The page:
As we age, our bodies endure a lot, and sometimes that means an older adult may experience urinary incontinence. It’s a common challenge for many older adults getting hospice care in Burbank, Glendale, or Pasadena. A 2014 study from the Centers for Disease Control and Prevention (CDC) mentions that 51% of people over the age of 65 and living at home have bladder or bowel incontinence. Those figures increase further for patients in hospice and assisted living facilities.
The nursing team providing care for Glendale, Burbank, or Pasadena hospice patients tells us that urinary incontinence refers to the loss of bladder control. This is usually a common and often embarrassing problem. The harshness of this condition ranges from leaking urine every now and then when you cough or sneeze to having the impulse to urinate that’s so unforeseen and strong you don’t get to a toilet in time.
Although urinary incontinence usually happens as people get older, it isn’t an unavoidable result of aging. If urinary incontinence disturbs your daily activities, don’t be reluctant to see your doctor or tell the staff providing hospice care. For many people, simple changes in lifestyle and diet or even medical care can treat symptoms of urinary incontinence.
Some Burbank, Pasadena, or Glendale hospice patients experience small leaks of urine. On the other hand, others may lose small to moderate quantities of urine more frequently.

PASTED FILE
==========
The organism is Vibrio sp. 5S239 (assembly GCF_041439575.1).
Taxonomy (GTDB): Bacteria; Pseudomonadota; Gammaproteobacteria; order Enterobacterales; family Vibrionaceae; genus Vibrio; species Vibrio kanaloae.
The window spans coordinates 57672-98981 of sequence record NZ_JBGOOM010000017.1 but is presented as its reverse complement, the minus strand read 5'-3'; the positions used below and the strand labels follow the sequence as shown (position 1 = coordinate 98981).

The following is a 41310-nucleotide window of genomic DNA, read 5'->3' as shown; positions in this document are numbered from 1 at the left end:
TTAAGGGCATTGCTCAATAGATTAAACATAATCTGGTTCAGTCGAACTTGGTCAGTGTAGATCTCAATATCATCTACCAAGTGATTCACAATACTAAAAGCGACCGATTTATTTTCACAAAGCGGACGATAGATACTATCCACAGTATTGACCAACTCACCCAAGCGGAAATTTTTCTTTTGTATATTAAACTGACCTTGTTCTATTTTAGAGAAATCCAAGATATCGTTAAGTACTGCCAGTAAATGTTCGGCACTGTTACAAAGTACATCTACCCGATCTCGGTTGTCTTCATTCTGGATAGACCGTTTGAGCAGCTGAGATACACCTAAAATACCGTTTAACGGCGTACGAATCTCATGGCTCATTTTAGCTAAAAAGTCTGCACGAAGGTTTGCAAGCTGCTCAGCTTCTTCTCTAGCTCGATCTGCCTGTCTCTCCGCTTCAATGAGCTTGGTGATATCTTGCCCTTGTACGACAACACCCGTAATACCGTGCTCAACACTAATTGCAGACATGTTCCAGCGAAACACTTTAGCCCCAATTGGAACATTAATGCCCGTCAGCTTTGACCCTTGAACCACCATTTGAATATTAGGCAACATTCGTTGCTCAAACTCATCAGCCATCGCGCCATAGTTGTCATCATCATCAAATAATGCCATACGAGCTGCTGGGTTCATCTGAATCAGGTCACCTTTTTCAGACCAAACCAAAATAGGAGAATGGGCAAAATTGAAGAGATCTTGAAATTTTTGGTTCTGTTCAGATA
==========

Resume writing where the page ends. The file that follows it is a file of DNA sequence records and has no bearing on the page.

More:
Types of urinary incontinence include:
Urinary incontinence can happen because of everyday habits, underlying medical conditions, or physical issues. Your doctor should give you a thorough evaluation to determine the causes of your incontinence.
Some drinks, foods, and medications behave as diuretics — stimulating your bladder and boosting your urine volume. They include:
Additionally, urinary incontinence may be caused by an easily treatable medical condition, such as:
Again, urinary incontinence can be an ongoing condition caused by underlying physical issues or changes, including:
Although urinary continence is common, in many situations, it is treatable. Options for caring for urinary incontinence include surgery, medication, behavioral therapy, and diet modifications.
For individuals who carry on suffering from urinary incontinence, it is crucial to plan ahead to avoid any accidents and complications.
Planning bathroom visits before a person feel the urge to urinate can be very helpful for individuals with neurological disorders or mobility issues. It can be good to get used to double voiding during these visits. When it comes to double voiding, a person urinates, waits a few minutes, and then attempts to urinate again, encouraging the person to drain the bladder completely.
When an accident does happen, always ensure to gently clean the body with mild soap and pat the skin dry to prevent any skin rashes.
When managing urinary incontinence in older adults, like those in Burbank hospice, you should have the right supplies. Some helpful products include:
Incontinence is prevalent in people going through a serious illness. Palliative and or hospice care can help provide extra care and support while connecting the person with local resources and hospice provides incontinence products, depending on the patient’s condition. If you need more information on urinary incontinence in older adults, do not hesitate to contact Faith & Hope Hospice and Palliative Care.